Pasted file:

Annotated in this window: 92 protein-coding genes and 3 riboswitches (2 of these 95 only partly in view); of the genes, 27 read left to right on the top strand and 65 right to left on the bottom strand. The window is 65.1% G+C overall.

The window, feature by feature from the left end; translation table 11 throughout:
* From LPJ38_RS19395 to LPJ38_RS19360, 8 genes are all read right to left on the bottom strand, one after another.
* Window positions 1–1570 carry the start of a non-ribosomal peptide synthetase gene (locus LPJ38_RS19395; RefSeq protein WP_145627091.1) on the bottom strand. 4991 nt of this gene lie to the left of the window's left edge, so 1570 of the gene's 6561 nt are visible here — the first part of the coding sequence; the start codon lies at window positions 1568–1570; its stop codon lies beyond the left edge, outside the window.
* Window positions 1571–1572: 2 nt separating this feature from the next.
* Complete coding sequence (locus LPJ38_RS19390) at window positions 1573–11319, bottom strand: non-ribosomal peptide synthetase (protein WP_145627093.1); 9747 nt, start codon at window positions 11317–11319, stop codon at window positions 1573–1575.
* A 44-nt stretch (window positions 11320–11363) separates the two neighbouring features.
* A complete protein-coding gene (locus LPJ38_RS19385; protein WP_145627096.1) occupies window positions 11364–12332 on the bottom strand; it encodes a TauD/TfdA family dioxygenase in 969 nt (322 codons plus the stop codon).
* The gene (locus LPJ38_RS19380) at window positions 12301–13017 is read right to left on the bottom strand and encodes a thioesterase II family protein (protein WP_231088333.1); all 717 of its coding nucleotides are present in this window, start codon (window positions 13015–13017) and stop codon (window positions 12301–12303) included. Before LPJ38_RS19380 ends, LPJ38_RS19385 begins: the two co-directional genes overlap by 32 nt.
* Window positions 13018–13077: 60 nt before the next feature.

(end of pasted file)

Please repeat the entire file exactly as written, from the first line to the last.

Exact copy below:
Annotated in this window: 92 protein-coding genes and 3 riboswitches (2 of these 95 only partly in view); of the genes, 27 read left to right on the top strand and 65 right to left on the bottom strand. The window is 65.1% G+C overall.

The window, feature by feature from the left end; translation table 11 throughout:
* From LPJ38_RS19395 to LPJ38_RS19360, 8 genes are all read right to left on the bottom strand, one after another.
* Window positions 1–1570 carry the start of a non-ribosomal peptide synthetase gene (locus LPJ38_RS19395; RefSeq protein WP_145627091.1) on the bottom strand. 4991 nt of this gene lie to the left of the window's left edge, so 1570 of the gene's 6561 nt are visible here — the first part of the coding sequence; the start codon lies at window positions 1568–1570; its stop codon lies beyond the left edge, outside the window.
* Window positions 1571–1572: 2 nt separating this feature from the next.
* Complete coding sequence (locus LPJ38_RS19390) at window positions 1573–11319, bottom strand: non-ribosomal peptide synthetase (protein WP_145627093.1); 9747 nt, start codon at window positions 11317–11319, stop codon at window positions 1573–1575.
* A 44-nt stretch (window positions 11320–11363) separates the two neighbouring features.
* A complete protein-coding gene (locus LPJ38_RS19385; protein WP_145627096.1) occupies window positions 11364–12332 on the bottom strand; it encodes a TauD/TfdA family dioxygenase in 969 nt (322 codons plus the stop codon).
* The gene (locus LPJ38_RS19380) at window positions 12301–13017 is read right to left on the bottom strand and encodes a thioesterase II family protein (protein WP_231088333.1); all 717 of its coding nucleotides are present in this window, start codon (window positions 13015–13017) and stop codon (window positions 12301–12303) included. Before LPJ38_RS19380 ends, LPJ38_RS19385 begins: the two co-directional genes overlap by 32 nt.
* Window positions 13018–13077: 60 nt before the next feature.